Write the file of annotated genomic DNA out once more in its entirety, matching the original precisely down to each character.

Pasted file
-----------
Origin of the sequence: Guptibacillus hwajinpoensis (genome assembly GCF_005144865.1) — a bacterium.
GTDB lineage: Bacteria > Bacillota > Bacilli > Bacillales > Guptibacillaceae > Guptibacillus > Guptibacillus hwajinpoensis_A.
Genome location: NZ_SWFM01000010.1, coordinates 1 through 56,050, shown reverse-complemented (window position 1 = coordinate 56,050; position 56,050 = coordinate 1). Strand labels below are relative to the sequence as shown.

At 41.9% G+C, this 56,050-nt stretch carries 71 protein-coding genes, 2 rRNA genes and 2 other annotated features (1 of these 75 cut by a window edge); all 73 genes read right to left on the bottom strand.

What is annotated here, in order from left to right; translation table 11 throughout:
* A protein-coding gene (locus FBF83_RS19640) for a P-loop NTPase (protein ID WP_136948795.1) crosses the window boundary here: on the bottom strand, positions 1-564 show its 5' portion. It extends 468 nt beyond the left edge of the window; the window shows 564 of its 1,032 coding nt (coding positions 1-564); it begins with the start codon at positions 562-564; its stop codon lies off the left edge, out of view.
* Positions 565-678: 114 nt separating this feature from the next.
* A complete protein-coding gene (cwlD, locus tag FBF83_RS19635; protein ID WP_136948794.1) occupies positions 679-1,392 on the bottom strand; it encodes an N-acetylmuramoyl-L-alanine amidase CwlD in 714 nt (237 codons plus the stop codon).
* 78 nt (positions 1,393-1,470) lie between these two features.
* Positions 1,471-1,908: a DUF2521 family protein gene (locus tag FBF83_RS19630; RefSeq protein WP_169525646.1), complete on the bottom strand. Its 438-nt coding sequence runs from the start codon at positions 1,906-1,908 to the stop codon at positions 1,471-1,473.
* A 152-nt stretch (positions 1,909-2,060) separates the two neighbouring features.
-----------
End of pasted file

Origin of the sequence: Guptibacillus hwajinpoensis (genome assembly GCF_005144865.1) — a bacterium.
GTDB lineage: Bacteria > Bacillota > Bacilli > Bacillales > Guptibacillaceae > Guptibacillus > Guptibacillus hwajinpoensis_A.
Genome location: NZ_SWFM01000010.1, coordinates 1 through 56,050, shown reverse-complemented (window position 1 = coordinate 56,050; position 56,050 = coordinate 1). Strand labels below are relative to the sequence as shown.

At 41.9% G+C, this 56,050-nt stretch carries 71 protein-coding genes, 2 rRNA genes and 2 other annotated features (1 of these 75 cut by a window edge); all 73 genes read right to left on the bottom strand.

What is annotated here, in order from left to right; translation table 11 throughout:
* A protein-coding gene (locus FBF83_RS19640) for a P-loop NTPase (protein ID WP_136948795.1) crosses the window boundary here: on the bottom strand, positions 1-564 show its 5' portion. It extends 468 nt beyond the left edge of the window; the window shows 564 of its 1,032 coding nt (coding positions 1-564); it begins with the start codon at positions 562-564; its stop codon lies off the left edge, out of view.
* Positions 565-678: 114 nt separating this feature from the next.
* A complete protein-coding gene (cwlD, locus tag FBF83_RS19635; protein ID WP_136948794.1) occupies positions 679-1,392 on the bottom strand; it encodes an N-acetylmuramoyl-L-alanine amidase CwlD in 714 nt (237 codons plus the stop codon).
* 78 nt (positions 1,393-1,470) lie between these two features.
* Positions 1,471-1,908: a DUF2521 family protein gene (locus tag FBF83_RS19630; RefSeq protein WP_169525646.1), complete on the bottom strand. Its 438-nt coding sequence runs from the start codon at positions 1,906-1,908 to the stop codon at positions 1,471-1,473.
* A 152-nt stretch (positions 1,909-2,060) separates the two neighbouring features.